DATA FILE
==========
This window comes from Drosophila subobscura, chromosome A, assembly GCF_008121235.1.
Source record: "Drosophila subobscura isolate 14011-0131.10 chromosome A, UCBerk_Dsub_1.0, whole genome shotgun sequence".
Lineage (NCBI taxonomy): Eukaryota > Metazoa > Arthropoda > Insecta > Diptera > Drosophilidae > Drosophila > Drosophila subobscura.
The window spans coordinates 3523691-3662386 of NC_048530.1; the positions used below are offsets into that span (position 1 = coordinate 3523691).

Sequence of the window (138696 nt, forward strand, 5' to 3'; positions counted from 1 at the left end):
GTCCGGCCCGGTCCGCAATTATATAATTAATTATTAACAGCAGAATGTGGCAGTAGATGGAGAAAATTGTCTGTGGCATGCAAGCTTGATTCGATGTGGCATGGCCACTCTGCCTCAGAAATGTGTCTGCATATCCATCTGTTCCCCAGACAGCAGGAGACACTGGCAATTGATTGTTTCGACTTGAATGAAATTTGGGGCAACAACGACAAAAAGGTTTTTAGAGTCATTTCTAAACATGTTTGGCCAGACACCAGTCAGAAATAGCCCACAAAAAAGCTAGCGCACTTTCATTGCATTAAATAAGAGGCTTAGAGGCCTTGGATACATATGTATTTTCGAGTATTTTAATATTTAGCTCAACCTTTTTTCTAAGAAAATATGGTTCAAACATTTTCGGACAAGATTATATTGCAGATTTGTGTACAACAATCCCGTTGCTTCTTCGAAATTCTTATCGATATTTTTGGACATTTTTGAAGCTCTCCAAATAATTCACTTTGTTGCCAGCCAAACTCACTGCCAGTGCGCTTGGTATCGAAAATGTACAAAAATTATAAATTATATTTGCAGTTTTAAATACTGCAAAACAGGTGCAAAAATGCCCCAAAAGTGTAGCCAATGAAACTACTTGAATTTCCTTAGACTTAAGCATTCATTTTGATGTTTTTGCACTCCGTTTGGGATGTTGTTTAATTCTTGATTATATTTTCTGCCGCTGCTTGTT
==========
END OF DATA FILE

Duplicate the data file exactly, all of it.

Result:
This window comes from Drosophila subobscura, chromosome A, assembly GCF_008121235.1.
Source record: "Drosophila subobscura isolate 14011-0131.10 chromosome A, UCBerk_Dsub_1.0, whole genome shotgun sequence".
Lineage (NCBI taxonomy): Eukaryota > Metazoa > Arthropoda > Insecta > Diptera > Drosophilidae > Drosophila > Drosophila subobscura.
The window spans coordinates 3523691-3662386 of NC_048530.1; the positions used below are offsets into that span (position 1 = coordinate 3523691).

Sequence of the window (138696 nt, forward strand, 5' to 3'; positions counted from 1 at the left end):
GTCCGGCCCGGTCCGCAATTATATAATTAATTATTAACAGCAGAATGTGGCAGTAGATGGAGAAAATTGTCTGTGGCATGCAAGCTTGATTCGATGTGGCATGGCCACTCTGCCTCAGAAATGTGTCTGCATATCCATCTGTTCCCCAGACAGCAGGAGACACTGGCAATTGATTGTTTCGACTTGAATGAAATTTGGGGCAACAACGACAAAAAGGTTTTTAGAGTCATTTCTAAACATGTTTGGCCAGACACCAGTCAGAAATAGCCCACAAAAAAGCTAGCGCACTTTCATTGCATTAAATAAGAGGCTTAGAGGCCTTGGATACATATGTATTTTCGAGTATTTTAATATTTAGCTCAACCTTTTTTCTAAGAAAATATGGTTCAAACATTTTCGGACAAGATTATATTGCAGATTTGTGTACAACAATCCCGTTGCTTCTTCGAAATTCTTATCGATATTTTTGGACATTTTTGAAGCTCTCCAAATAATTCACTTTGTTGCCAGCCAAACTCACTGCCAGTGCGCTTGGTATCGAAAATGTACAAAAATTATAAATTATATTTGCAGTTTTAAATACTGCAAAACAGGTGCAAAAATGCCCCAAAAGTGTAGCCAATGAAACTACTTGAATTTCCTTAGACTTAAGCATTCATTTTGATGTTTTTGCACTCCGTTTGGGATGTTGTTTAATTCTTGATTATATTTTCTGCCGCTGCTTGTT